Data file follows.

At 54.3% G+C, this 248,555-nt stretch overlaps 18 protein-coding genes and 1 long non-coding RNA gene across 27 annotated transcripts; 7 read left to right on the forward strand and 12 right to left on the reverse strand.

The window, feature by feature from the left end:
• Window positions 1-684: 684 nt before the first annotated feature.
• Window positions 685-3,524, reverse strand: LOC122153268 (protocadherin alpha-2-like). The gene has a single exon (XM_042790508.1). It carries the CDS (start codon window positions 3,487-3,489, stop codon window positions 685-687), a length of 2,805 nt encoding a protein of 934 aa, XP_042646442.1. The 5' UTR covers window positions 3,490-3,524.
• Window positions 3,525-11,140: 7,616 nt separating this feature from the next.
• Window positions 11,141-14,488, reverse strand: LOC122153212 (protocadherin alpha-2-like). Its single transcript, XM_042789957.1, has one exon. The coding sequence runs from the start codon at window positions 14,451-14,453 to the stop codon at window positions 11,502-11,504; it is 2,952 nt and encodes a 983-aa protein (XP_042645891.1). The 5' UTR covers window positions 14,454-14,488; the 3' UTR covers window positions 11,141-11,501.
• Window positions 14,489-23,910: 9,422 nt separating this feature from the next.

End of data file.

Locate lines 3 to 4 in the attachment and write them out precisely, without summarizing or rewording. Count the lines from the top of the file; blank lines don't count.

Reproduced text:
• Window positions 1-684: 684 nt before the first annotated feature.
• Window positions 685-3,524, reverse strand: LOC122153268 (protocadherin alpha-2-like). The gene has a single exon (XM_042790508.1). It carries the CDS (start codon window positions 3,487-3,489, stop codon window positions 685-687), a length of 2,805 nt encoding a protein of 934 aa, XP_042646442.1. The 5' UTR covers window positions 3,490-3,524.